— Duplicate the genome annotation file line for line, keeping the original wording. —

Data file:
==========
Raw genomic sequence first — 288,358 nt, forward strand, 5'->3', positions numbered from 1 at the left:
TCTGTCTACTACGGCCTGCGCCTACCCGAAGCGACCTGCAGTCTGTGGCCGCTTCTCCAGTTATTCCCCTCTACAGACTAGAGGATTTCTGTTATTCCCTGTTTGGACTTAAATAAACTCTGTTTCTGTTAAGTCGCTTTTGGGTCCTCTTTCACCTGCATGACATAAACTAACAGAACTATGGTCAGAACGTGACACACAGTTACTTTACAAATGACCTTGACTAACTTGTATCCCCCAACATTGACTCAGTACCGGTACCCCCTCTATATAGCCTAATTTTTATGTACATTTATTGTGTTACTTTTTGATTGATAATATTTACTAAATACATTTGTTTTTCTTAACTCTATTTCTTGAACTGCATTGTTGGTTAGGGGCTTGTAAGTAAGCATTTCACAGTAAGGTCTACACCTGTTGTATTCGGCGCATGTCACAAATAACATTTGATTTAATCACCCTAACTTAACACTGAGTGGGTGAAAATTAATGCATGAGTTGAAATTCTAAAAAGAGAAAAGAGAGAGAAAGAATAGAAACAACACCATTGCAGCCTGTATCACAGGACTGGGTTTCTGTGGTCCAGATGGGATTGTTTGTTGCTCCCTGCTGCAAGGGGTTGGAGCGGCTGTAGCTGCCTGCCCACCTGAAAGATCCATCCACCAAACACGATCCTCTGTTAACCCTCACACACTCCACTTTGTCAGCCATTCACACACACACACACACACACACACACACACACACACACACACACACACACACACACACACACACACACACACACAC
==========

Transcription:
Raw genomic sequence first — 288,358 nt, forward strand, 5'->3', positions numbered from 1 at the left:
TCTGTCTACTACGGCCTGCGCCTACCCGAAGCGACCTGCAGTCTGTGGCCGCTTCTCCAGTTATTCCCCTCTACAGACTAGAGGATTTCTGTTATTCCCTGTTTGGACTTAAATAAACTCTGTTTCTGTTAAGTCGCTTTTGGGTCCTCTTTCACCTGCATGACATAAACTAACAGAACTATGGTCAGAACGTGACACACAGTTACTTTACAAATGACCTTGACTAACTTGTATCCCCCAACATTGACTCAGTACCGGTACCCCCTCTATATAGCCTAATTTTTATGTACATTTATTGTGTTACTTTTTGATTGATAATATTTACTAAATACATTTGTTTTTCTTAACTCTATTTCTTGAACTGCATTGTTGGTTAGGGGCTTGTAAGTAAGCATTTCACAGTAAGGTCTACACCTGTTGTATTCGGCGCATGTCACAAATAACATTTGATTTAATCACCCTAACTTAACACTGAGTGGGTGAAAATTAATGCATGAGTTGAAATTCTAAAAAGAGAAAAGAGAGAGAAAGAATAGAAACAACACCATTGCAGCCTGTATCACAGGACTGGGTTTCTGTGGTCCAGATGGGATTGTTTGTTGCTCCCTGCTGCAAGGGGTTGGAGCGGCTGTAGCTGCCTGCCCACCTGAAAGATCCATCCACCAAACACGATCCTCTGTTAACCCTCACACACTCCACTTTGTCAGCCATTCACACACACACACACACACACACACACACACACACACACACACACACACACACACACACACACACACACACACACAC